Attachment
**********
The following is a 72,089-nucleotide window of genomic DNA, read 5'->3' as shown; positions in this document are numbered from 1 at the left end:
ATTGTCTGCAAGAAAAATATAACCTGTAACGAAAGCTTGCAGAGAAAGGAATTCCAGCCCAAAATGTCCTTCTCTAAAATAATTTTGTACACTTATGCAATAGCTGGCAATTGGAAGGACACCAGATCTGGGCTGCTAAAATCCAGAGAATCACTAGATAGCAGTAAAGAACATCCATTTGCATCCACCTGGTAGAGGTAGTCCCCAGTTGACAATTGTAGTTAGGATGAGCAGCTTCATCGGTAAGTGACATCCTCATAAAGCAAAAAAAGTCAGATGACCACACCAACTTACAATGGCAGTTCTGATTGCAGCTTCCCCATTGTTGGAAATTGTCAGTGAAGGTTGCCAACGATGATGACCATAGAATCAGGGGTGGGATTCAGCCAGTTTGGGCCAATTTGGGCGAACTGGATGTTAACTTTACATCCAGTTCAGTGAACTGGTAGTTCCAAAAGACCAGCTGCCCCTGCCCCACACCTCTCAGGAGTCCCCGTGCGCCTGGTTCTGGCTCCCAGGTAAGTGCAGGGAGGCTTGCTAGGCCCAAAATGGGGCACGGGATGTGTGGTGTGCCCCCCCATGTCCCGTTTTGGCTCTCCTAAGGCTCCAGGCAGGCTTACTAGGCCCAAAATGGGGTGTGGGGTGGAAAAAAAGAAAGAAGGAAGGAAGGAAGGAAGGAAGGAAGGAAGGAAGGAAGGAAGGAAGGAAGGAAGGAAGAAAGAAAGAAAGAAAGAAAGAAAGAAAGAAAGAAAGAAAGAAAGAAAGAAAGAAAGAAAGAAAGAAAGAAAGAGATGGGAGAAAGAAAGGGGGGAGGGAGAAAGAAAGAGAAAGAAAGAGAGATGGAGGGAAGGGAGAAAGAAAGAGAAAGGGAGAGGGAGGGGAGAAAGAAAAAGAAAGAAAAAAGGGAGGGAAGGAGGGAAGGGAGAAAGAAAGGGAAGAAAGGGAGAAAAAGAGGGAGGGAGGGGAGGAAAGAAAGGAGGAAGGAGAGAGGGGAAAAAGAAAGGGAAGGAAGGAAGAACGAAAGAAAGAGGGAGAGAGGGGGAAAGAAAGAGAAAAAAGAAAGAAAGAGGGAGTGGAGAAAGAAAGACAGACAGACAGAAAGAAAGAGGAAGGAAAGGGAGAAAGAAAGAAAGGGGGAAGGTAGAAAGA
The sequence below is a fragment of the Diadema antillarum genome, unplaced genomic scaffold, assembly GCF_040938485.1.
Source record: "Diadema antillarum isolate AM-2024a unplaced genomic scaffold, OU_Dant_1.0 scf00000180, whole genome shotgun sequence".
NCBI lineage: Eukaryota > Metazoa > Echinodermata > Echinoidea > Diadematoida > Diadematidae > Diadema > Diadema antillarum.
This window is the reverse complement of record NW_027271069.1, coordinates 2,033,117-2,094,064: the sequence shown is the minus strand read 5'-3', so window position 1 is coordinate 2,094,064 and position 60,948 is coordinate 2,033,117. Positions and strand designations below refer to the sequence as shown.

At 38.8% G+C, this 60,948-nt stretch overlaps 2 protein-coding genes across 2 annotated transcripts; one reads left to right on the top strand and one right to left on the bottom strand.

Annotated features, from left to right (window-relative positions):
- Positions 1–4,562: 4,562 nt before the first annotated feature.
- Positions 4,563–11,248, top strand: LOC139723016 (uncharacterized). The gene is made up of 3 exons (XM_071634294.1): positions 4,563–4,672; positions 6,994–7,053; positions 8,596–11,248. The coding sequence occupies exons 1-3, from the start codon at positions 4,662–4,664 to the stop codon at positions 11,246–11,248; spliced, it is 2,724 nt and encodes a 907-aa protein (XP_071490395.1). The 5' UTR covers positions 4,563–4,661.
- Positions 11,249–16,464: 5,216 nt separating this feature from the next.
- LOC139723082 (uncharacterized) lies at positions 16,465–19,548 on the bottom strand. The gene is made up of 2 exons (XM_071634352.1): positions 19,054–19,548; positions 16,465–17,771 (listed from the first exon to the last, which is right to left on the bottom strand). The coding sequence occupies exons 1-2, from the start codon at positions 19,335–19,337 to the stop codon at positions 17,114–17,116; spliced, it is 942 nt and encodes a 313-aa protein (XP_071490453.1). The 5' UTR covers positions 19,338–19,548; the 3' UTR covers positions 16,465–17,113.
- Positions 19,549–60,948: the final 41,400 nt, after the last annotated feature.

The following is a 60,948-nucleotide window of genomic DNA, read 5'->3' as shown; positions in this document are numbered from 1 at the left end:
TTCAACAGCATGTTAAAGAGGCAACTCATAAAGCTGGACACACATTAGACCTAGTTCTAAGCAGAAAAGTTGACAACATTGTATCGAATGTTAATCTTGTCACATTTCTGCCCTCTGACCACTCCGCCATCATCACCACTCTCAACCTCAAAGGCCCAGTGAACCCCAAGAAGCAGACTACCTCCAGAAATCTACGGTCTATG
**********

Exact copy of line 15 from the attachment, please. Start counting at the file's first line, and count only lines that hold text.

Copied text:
TTCAACAGCATGTTAAAGAGGCAACTCATAAAGCTGGACACACATTAGACCTAGTTCTAAGCAGAAAAGTTGACAACATTGTATCGAATGTTAATCTTGTCACATTTCTGCCCTCTGACCACTCCGCCATCATCACCACTCTCAACCTCAAAGGCCCAGTGAACCCCAAGAAGCAGACTACCTCCAGAAATCTACGGTCTATG